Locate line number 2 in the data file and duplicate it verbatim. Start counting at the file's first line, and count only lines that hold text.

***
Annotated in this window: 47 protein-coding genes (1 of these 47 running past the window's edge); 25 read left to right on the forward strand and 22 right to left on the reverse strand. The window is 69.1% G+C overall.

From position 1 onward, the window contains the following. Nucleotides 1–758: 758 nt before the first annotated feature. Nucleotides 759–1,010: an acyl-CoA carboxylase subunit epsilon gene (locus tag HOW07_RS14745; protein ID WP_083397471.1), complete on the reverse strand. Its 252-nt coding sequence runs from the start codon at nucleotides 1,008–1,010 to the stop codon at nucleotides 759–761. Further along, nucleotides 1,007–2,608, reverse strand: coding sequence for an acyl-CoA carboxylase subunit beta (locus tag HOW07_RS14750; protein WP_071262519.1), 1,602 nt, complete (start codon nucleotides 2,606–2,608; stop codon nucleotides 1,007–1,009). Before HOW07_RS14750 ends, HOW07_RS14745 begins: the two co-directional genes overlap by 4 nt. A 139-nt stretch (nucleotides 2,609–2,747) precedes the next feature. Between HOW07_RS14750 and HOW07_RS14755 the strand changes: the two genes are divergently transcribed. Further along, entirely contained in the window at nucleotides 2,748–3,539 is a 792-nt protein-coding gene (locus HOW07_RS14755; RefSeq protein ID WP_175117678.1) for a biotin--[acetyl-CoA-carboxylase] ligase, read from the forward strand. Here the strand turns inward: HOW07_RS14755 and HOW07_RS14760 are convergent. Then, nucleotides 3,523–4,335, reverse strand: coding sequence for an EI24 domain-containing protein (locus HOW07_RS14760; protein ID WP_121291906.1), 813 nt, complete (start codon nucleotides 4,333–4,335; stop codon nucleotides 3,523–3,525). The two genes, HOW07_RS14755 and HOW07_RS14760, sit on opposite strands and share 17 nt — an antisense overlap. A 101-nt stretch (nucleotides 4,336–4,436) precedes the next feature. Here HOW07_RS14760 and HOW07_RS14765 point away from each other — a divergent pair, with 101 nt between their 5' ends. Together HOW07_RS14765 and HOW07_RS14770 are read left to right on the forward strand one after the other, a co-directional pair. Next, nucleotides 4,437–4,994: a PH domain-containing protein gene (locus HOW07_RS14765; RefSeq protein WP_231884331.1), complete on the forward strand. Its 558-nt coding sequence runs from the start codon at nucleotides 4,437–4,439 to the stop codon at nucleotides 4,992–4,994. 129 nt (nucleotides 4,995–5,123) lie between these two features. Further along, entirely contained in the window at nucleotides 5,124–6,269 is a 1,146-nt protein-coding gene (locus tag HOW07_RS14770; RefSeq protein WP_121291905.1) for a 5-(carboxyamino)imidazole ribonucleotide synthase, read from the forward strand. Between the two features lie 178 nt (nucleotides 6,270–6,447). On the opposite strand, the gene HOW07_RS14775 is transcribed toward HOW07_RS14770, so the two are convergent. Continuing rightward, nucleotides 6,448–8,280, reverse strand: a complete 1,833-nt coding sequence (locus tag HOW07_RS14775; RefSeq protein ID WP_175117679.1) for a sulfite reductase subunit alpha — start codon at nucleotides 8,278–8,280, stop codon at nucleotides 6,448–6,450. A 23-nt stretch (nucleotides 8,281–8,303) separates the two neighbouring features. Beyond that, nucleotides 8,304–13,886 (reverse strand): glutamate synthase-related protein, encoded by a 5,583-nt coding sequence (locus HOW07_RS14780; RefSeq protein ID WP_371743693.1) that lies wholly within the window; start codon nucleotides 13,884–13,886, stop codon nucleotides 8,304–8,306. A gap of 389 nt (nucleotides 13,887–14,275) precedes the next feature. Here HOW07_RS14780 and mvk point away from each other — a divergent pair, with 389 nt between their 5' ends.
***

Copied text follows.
From position 1 onward, the window contains the following. Nucleotides 1–758: 758 nt before the first annotated feature. Nucleotides 759–1,010: an acyl-CoA carboxylase subunit epsilon gene (locus tag HOW07_RS14745; protein ID WP_083397471.1), complete on the reverse strand. Its 252-nt coding sequence runs from the start codon at nucleotides 1,008–1,010 to the stop codon at nucleotides 759–761. Further along, nucleotides 1,007–2,608, reverse strand: coding sequence for an acyl-CoA carboxylase subunit beta (locus tag HOW07_RS14750; protein WP_071262519.1), 1,602 nt, complete (start codon nucleotides 2,606–2,608; stop codon nucleotides 1,007–1,009). Before HOW07_RS14750 ends, HOW07_RS14745 begins: the two co-directional genes overlap by 4 nt. A 139-nt stretch (nucleotides 2,609–2,747) precedes the next feature. Between HOW07_RS14750 and HOW07_RS14755 the strand changes: the two genes are divergently transcribed. Further along, entirely contained in the window at nucleotides 2,748–3,539 is a 792-nt protein-coding gene (locus HOW07_RS14755; RefSeq protein ID WP_175117678.1) for a biotin--[acetyl-CoA-carboxylase] ligase, read from the forward strand. Here the strand turns inward: HOW07_RS14755 and HOW07_RS14760 are convergent. Then, nucleotides 3,523–4,335, reverse strand: coding sequence for an EI24 domain-containing protein (locus HOW07_RS14760; protein ID WP_121291906.1), 813 nt, complete (start codon nucleotides 4,333–4,335; stop codon nucleotides 3,523–3,525). The two genes, HOW07_RS14755 and HOW07_RS14760, sit on opposite strands and share 17 nt — an antisense overlap. A 101-nt stretch (nucleotides 4,336–4,436) precedes the next feature. Here HOW07_RS14760 and HOW07_RS14765 point away from each other — a divergent pair, with 101 nt between their 5' ends. Together HOW07_RS14765 and HOW07_RS14770 are read left to right on the forward strand one after the other, a co-directional pair. Next, nucleotides 4,437–4,994: a PH domain-containing protein gene (locus HOW07_RS14765; RefSeq protein WP_231884331.1), complete on the forward strand. Its 558-nt coding sequence runs from the start codon at nucleotides 4,437–4,439 to the stop codon at nucleotides 4,992–4,994. 129 nt (nucleotides 4,995–5,123) lie between these two features. Further along, entirely contained in the window at nucleotides 5,124–6,269 is a 1,146-nt protein-coding gene (locus tag HOW07_RS14770; RefSeq protein WP_121291905.1) for a 5-(carboxyamino)imidazole ribonucleotide synthase, read from the forward strand. Between the two features lie 178 nt (nucleotides 6,270–6,447). On the opposite strand, the gene HOW07_RS14775 is transcribed toward HOW07_RS14770, so the two are convergent. Continuing rightward, nucleotides 6,448–8,280, reverse strand: a complete 1,833-nt coding sequence (locus tag HOW07_RS14775; RefSeq protein ID WP_175117679.1) for a sulfite reductase subunit alpha — start codon at nucleotides 8,278–8,280, stop codon at nucleotides 6,448–6,450. A 23-nt stretch (nucleotides 8,281–8,303) separates the two neighbouring features. Beyond that, nucleotides 8,304–13,886 (reverse strand): glutamate synthase-related protein, encoded by a 5,583-nt coding sequence (locus HOW07_RS14780; RefSeq protein ID WP_371743693.1) that lies wholly within the window; start codon nucleotides 13,884–13,886, stop codon nucleotides 8,304–8,306. A gap of 389 nt (nucleotides 13,887–14,275) precedes the next feature. Here HOW07_RS14780 and mvk point away from each other — a divergent pair, with 389 nt between their 5' ends.